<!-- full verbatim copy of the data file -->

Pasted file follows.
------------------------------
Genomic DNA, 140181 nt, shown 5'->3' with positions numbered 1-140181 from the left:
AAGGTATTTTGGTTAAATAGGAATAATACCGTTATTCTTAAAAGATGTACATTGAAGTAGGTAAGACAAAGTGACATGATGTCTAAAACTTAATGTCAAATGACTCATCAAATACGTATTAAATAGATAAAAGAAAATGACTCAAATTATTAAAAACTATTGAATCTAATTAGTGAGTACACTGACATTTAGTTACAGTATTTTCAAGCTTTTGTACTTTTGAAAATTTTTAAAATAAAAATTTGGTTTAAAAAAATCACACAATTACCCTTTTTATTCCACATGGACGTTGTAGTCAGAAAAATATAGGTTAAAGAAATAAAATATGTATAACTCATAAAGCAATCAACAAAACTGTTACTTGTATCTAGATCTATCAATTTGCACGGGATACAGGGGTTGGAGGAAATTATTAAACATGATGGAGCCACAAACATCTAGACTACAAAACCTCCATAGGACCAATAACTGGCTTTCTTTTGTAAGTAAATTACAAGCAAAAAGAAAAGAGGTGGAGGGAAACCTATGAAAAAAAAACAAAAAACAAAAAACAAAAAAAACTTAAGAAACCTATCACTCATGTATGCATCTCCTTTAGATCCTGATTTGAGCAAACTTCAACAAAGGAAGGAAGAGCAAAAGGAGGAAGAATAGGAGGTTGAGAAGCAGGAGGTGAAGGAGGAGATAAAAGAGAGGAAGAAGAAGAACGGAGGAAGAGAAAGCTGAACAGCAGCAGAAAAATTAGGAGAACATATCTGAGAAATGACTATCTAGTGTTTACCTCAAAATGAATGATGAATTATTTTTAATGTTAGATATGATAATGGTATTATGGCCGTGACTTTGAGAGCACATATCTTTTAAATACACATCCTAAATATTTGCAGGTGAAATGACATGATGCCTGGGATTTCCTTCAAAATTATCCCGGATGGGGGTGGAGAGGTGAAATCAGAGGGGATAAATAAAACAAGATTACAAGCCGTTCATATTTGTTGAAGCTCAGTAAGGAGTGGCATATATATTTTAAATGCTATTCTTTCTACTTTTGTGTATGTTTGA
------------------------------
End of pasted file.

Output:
Genomic DNA, 140181 nt, shown 5'->3' with positions numbered 1-140181 from the left:
AAGGTATTTTGGTTAAATAGGAATAATACCGTTATTCTTAAAAGATGTACATTGAAGTAGGTAAGACAAAGTGACATGATGTCTAAAACTTAATGTCAAATGACTCATCAAATACGTATTAAATAGATAAAAGAAAATGACTCAAATTATTAAAAACTATTGAATCTAATTAGTGAGTACACTGACATTTAGTTACAGTATTTTCAAGCTTTTGTACTTTTGAAAATTTTTAAAATAAAAATTTGGTTTAAAAAAATCACACAATTACCCTTTTTATTCCACATGGACGTTGTAGTCAGAAAAATATAGGTTAAAGAAATAAAATATGTATAACTCATAAAGCAATCAACAAAACTGTTACTTGTATCTAGATCTATCAATTTGCACGGGATACAGGGGTTGGAGGAAATTATTAAACATGATGGAGCCACAAACATCTAGACTACAAAACCTCCATAGGACCAATAACTGGCTTTCTTTTGTAAGTAAATTACAAGCAAAAAGAAAAGAGGTGGAGGGAAACCTATGAAAAAAAAACAAAAAACAAAAAACAAAAAAAACTTAAGAAACCTATCACTCATGTATGCATCTCCTTTAGATCCTGATTTGAGCAAACTTCAACAAAGGAAGGAAGAGCAAAAGGAGGAAGAATAGGAGGTTGAGAAGCAGGAGGTGAAGGAGGAGATAAAAGAGAGGAAGAAGAAGAACGGAGGAAGAGAAAGCTGAACAGCAGCAGAAAAATTAGGAGAACATATCTGAGAAATGACTATCTAGTGTTTACCTCAAAATGAATGATGAATTATTTTTAATGTTAGATATGATAATGGTATTATGGCCGTGACTTTGAGAGCACATATCTTTTAAATACACATCCTAAATATTTGCAGGTGAAATGACATGATGCCTGGGATTTCCTTCAAAATTATCCCGGATGGGGGTGGAGAGGTGAAATCAGAGGGGATAAATAAAACAAGATTACAAGCCGTTCATATTTGTTGAAGCTCAGTAAGGAGTGGCATATATATTTTAAATGCTATTCTTTCTACTTTTGTGTATGTTTGA